He has played with - or coached - legends of the game. Players like Nolan Ryan, Frank Thomas, Carlton Fisk, and more.   

A few weeks ago I contacted Art wanting to know more about his career, and he signed his 1972 Topps rookie card and answered a few of my questions.  

art kusnyer signed rookie card
1972 Topps #213 signed by Art Kusnyer


You can read his responses to my questions below.

Question 1: Please tell me about your favorite memory from your playing career?

Answer: Caught Nolan Ryan’s No-Hitter against Detroit  7-15-1973

Question 2: In your opinion, who was the best pitcher you ever caught? Why were they the best?

Answer: Nolan Ryan. He was very competitive.

Question 3: What was your favorite memory from your coaching career?

Answer: Winning 2 World Series. 1989 Oakland A’s, 2005 Chicago White Sox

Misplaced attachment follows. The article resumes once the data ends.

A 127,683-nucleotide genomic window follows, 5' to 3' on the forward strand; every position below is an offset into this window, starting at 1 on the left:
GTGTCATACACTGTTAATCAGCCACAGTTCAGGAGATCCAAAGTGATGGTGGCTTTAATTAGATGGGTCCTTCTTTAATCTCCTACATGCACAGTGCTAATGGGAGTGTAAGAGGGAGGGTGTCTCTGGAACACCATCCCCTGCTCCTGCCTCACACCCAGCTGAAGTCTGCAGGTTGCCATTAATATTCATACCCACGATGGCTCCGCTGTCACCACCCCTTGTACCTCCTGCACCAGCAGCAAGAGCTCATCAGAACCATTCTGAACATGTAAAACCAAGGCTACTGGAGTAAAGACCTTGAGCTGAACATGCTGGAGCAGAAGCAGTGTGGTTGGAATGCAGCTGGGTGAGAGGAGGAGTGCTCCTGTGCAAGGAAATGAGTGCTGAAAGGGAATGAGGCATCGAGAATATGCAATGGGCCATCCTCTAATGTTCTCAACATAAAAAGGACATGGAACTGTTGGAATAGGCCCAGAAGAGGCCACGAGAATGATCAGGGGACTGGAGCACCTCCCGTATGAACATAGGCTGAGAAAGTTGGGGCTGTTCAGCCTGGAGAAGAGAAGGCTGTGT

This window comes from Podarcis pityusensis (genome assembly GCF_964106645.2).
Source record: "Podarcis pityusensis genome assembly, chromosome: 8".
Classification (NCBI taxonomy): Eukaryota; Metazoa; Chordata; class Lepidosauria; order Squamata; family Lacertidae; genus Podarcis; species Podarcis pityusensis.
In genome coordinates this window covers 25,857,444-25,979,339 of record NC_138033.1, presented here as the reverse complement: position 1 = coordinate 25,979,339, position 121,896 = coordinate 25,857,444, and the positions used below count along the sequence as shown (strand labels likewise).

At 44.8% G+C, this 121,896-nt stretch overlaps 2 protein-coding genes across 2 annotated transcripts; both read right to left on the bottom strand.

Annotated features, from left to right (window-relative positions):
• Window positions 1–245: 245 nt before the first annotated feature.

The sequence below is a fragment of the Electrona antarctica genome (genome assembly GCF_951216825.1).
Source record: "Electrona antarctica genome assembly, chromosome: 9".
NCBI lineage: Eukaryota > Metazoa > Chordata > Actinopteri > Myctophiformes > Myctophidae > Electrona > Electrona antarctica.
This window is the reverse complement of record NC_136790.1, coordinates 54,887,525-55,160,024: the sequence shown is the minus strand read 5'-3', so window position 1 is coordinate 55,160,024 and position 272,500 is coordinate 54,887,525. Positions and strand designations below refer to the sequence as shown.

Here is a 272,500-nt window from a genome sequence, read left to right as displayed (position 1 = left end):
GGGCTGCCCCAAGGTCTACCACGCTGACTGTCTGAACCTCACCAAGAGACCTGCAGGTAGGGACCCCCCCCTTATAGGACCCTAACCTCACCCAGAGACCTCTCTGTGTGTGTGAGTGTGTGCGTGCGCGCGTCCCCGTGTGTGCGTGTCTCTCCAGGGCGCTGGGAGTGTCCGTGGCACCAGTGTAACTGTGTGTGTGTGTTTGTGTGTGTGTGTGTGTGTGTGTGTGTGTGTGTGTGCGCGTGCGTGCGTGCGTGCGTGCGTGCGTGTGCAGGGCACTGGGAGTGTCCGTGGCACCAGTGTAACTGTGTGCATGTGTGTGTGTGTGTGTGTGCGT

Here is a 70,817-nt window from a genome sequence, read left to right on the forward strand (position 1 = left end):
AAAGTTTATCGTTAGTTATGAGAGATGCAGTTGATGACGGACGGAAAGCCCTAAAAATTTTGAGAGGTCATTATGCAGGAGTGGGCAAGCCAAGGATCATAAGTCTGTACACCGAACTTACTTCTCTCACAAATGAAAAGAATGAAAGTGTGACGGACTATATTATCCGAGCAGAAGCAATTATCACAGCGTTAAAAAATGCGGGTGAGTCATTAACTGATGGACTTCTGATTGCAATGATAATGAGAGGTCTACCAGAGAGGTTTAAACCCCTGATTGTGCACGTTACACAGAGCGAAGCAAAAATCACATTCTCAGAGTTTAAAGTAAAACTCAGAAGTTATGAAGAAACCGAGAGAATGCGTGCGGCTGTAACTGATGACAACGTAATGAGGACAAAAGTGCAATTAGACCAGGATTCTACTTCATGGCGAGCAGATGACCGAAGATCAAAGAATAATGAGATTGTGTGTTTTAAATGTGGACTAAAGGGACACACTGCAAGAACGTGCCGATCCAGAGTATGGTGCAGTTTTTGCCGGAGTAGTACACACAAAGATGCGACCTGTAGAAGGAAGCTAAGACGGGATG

Q&A from art kusnyer

That's A Wrap!

Sharing Pro Perspectives like this one from Art Kusnyer is a blast! We love hearing from former MLB catchers and learning their stories. 

Thank you for stopping by the site, and we hope you enjoyed this article. 

If you have questions or comments, feel free to reach out to us



  • Art Kusnyer
  • Baseball Reference
  • Retrosheet
  • SABR


Scott Perry is the owner and lead author at Catchers Home. He's a former baseball player, a current coach, a husband and a Dad. He remains as passionate about baseball today as he was as a kid.